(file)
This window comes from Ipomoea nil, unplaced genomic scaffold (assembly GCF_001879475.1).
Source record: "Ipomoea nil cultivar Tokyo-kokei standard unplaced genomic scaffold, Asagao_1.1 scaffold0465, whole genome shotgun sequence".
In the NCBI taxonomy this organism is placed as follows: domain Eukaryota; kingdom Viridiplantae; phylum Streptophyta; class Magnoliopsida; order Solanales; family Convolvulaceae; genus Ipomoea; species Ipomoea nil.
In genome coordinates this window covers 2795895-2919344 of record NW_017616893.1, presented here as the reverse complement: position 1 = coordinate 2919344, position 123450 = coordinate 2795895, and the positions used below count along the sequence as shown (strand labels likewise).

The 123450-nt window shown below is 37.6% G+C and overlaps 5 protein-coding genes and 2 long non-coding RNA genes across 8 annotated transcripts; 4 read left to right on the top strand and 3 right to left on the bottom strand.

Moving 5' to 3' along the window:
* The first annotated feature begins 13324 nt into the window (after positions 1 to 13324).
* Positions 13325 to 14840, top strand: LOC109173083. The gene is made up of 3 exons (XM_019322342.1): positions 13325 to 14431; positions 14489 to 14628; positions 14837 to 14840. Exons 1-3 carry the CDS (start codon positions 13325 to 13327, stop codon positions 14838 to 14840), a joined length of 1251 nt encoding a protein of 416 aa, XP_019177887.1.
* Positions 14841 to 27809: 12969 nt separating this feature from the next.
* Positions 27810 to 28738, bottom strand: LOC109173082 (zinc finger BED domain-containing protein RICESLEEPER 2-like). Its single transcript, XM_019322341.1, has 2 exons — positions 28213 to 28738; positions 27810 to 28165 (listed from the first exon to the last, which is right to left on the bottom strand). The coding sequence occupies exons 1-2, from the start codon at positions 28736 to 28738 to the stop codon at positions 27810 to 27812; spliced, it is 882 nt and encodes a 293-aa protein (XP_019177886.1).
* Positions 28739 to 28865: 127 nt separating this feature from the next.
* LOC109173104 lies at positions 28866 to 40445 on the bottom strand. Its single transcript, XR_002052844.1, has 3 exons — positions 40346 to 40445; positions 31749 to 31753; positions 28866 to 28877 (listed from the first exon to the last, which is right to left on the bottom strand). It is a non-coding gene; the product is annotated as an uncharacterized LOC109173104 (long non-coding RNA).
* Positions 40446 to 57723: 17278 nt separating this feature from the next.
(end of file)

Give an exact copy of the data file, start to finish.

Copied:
This window comes from Ipomoea nil, unplaced genomic scaffold (assembly GCF_001879475.1).
Source record: "Ipomoea nil cultivar Tokyo-kokei standard unplaced genomic scaffold, Asagao_1.1 scaffold0465, whole genome shotgun sequence".
In the NCBI taxonomy this organism is placed as follows: domain Eukaryota; kingdom Viridiplantae; phylum Streptophyta; class Magnoliopsida; order Solanales; family Convolvulaceae; genus Ipomoea; species Ipomoea nil.
In genome coordinates this window covers 2795895-2919344 of record NW_017616893.1, presented here as the reverse complement: position 1 = coordinate 2919344, position 123450 = coordinate 2795895, and the positions used below count along the sequence as shown (strand labels likewise).

The 123450-nt window shown below is 37.6% G+C and overlaps 5 protein-coding genes and 2 long non-coding RNA genes across 8 annotated transcripts; 4 read left to right on the top strand and 3 right to left on the bottom strand.

Moving 5' to 3' along the window:
* The first annotated feature begins 13324 nt into the window (after positions 1 to 13324).
* Positions 13325 to 14840, top strand: LOC109173083. The gene is made up of 3 exons (XM_019322342.1): positions 13325 to 14431; positions 14489 to 14628; positions 14837 to 14840. Exons 1-3 carry the CDS (start codon positions 13325 to 13327, stop codon positions 14838 to 14840), a joined length of 1251 nt encoding a protein of 416 aa, XP_019177887.1.
* Positions 14841 to 27809: 12969 nt separating this feature from the next.
* Positions 27810 to 28738, bottom strand: LOC109173082 (zinc finger BED domain-containing protein RICESLEEPER 2-like). Its single transcript, XM_019322341.1, has 2 exons — positions 28213 to 28738; positions 27810 to 28165 (listed from the first exon to the last, which is right to left on the bottom strand). The coding sequence occupies exons 1-2, from the start codon at positions 28736 to 28738 to the stop codon at positions 27810 to 27812; spliced, it is 882 nt and encodes a 293-aa protein (XP_019177886.1).
* Positions 28739 to 28865: 127 nt separating this feature from the next.
* LOC109173104 lies at positions 28866 to 40445 on the bottom strand. Its single transcript, XR_002052844.1, has 3 exons — positions 40346 to 40445; positions 31749 to 31753; positions 28866 to 28877 (listed from the first exon to the last, which is right to left on the bottom strand). It is a non-coding gene; the product is annotated as an uncharacterized LOC109173104 (long non-coding RNA).
* Positions 40446 to 57723: 17278 nt separating this feature from the next.